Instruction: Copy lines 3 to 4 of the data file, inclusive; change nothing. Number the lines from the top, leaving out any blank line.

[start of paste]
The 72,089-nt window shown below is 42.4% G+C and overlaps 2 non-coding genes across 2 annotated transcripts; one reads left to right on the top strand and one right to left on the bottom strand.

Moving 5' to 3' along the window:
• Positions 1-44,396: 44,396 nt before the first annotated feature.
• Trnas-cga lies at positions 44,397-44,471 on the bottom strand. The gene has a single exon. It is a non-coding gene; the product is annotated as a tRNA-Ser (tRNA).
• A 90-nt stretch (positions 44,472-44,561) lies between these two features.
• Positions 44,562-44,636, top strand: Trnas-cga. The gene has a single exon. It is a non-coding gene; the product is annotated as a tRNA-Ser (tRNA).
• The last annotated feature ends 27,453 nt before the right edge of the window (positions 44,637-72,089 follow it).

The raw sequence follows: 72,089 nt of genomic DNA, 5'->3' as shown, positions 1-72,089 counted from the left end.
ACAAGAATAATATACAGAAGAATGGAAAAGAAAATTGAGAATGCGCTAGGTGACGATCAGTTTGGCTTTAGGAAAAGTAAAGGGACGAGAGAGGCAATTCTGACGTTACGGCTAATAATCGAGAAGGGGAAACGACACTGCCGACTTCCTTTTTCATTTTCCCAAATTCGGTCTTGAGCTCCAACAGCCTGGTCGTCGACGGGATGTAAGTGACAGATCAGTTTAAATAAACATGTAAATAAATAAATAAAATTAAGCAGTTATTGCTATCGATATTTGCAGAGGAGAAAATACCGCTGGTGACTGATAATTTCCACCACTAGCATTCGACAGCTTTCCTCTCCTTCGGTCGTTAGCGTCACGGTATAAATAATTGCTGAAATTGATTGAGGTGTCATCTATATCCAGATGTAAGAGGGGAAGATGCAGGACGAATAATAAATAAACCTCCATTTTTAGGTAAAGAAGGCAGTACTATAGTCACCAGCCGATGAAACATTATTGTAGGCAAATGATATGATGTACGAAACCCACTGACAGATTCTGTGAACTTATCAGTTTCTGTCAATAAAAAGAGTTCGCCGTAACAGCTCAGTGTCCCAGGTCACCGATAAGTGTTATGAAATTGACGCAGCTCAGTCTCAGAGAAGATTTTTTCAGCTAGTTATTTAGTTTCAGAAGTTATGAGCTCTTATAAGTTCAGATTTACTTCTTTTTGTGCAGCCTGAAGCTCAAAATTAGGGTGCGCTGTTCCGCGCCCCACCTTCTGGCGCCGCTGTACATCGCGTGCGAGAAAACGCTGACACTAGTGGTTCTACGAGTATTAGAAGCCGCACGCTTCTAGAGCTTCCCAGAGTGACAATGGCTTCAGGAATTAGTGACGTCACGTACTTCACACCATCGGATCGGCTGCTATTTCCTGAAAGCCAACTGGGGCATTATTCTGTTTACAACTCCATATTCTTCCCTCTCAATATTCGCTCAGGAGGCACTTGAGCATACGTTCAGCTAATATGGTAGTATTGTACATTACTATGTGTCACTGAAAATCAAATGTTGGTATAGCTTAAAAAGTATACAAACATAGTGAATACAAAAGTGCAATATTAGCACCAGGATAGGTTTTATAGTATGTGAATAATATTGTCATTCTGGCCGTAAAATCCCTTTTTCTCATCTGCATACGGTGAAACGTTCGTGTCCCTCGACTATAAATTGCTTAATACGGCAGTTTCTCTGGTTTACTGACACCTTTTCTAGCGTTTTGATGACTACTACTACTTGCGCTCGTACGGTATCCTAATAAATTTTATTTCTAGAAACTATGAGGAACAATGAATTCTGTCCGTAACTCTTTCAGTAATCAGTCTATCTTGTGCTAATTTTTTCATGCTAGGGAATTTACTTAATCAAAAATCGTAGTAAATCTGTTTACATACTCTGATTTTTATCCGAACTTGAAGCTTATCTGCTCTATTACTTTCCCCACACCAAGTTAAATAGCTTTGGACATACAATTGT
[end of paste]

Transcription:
• Positions 1-44,396: 44,396 nt before the first annotated feature.
• Trnas-cga lies at positions 44,397-44,471 on the bottom strand. The gene has a single exon. It is a non-coding gene; the product is annotated as a tRNA-Ser (tRNA).